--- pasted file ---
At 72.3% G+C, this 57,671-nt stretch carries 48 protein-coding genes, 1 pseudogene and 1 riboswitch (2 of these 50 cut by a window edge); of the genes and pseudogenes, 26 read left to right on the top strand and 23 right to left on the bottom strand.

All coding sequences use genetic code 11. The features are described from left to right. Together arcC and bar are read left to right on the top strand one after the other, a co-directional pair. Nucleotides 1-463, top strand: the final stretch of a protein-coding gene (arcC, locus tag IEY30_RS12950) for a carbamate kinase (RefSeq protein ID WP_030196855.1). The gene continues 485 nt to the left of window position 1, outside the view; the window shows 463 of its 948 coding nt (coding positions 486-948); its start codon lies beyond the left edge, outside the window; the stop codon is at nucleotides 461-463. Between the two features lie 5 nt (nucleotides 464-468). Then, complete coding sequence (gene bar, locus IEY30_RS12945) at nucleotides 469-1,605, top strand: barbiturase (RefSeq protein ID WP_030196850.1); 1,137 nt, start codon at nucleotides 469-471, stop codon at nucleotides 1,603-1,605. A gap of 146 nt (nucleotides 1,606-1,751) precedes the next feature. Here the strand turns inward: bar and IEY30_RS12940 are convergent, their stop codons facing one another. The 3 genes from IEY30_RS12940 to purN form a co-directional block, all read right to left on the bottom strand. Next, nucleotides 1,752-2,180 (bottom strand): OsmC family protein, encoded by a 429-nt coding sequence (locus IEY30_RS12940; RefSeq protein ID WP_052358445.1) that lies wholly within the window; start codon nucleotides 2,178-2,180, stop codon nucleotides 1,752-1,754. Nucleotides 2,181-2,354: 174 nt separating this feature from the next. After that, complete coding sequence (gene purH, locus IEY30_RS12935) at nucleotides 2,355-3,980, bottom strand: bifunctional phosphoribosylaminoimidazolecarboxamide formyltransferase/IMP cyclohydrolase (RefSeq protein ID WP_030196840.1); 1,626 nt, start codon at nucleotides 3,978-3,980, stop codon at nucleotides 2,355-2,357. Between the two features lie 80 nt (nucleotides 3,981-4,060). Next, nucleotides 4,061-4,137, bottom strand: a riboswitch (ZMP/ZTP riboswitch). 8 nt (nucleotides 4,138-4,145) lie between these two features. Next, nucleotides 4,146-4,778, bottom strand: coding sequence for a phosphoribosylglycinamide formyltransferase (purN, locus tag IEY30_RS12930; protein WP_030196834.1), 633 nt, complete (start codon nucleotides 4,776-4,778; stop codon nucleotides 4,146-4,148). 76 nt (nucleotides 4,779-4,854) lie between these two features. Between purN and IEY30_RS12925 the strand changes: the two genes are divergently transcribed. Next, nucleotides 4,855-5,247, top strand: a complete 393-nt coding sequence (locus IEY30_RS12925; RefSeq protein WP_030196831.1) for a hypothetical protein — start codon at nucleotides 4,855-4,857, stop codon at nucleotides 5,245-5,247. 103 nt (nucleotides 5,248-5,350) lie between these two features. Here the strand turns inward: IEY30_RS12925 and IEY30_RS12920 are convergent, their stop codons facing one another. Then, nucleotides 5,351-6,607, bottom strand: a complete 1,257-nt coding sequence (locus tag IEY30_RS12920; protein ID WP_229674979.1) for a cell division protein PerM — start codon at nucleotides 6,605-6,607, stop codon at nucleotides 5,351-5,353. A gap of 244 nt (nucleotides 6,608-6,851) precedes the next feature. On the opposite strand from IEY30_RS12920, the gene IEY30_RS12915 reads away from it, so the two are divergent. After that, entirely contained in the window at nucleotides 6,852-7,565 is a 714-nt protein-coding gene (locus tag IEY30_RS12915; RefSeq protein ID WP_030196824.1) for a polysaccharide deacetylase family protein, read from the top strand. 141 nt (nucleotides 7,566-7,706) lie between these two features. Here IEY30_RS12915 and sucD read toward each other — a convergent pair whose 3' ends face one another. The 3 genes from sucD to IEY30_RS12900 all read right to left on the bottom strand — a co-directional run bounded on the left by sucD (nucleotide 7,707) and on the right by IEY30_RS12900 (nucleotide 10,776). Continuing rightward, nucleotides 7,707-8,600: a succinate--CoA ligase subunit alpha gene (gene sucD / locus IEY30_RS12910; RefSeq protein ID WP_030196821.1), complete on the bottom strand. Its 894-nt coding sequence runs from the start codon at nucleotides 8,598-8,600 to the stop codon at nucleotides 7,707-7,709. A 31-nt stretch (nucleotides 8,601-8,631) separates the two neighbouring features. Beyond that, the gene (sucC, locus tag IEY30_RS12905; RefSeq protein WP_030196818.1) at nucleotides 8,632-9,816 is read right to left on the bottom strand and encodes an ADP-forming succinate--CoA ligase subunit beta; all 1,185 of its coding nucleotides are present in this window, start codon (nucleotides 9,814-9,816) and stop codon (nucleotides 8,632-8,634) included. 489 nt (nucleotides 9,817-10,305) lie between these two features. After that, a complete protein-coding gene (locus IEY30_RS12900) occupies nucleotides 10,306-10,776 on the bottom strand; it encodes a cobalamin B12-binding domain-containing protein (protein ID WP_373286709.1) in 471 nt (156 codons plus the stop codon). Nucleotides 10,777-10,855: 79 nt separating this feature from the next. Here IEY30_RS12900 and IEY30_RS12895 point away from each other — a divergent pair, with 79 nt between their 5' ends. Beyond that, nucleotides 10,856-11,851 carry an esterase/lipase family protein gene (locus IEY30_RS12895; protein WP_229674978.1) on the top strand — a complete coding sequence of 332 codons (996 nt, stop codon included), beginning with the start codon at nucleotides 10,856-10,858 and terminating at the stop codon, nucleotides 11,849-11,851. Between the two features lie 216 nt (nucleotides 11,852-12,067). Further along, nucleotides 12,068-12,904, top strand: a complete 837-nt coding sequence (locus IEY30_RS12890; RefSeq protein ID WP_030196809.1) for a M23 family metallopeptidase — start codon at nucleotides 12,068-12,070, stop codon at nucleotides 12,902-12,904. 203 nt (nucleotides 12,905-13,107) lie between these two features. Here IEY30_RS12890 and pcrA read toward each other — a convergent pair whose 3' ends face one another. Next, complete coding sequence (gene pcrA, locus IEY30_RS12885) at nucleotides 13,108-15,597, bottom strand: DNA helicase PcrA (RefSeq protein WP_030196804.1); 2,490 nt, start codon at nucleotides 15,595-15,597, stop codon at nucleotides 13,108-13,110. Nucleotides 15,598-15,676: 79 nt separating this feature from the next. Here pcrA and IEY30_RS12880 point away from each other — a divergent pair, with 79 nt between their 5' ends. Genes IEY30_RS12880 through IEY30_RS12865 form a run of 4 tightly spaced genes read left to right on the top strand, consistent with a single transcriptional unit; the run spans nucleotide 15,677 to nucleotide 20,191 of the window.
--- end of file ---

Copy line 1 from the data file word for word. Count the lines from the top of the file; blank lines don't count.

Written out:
At 72.3% G+C, this 57,671-nt stretch carries 48 protein-coding genes, 1 pseudogene and 1 riboswitch (2 of these 50 cut by a window edge); of the genes and pseudogenes, 26 read left to right on the top strand and 23 right to left on the bottom strand.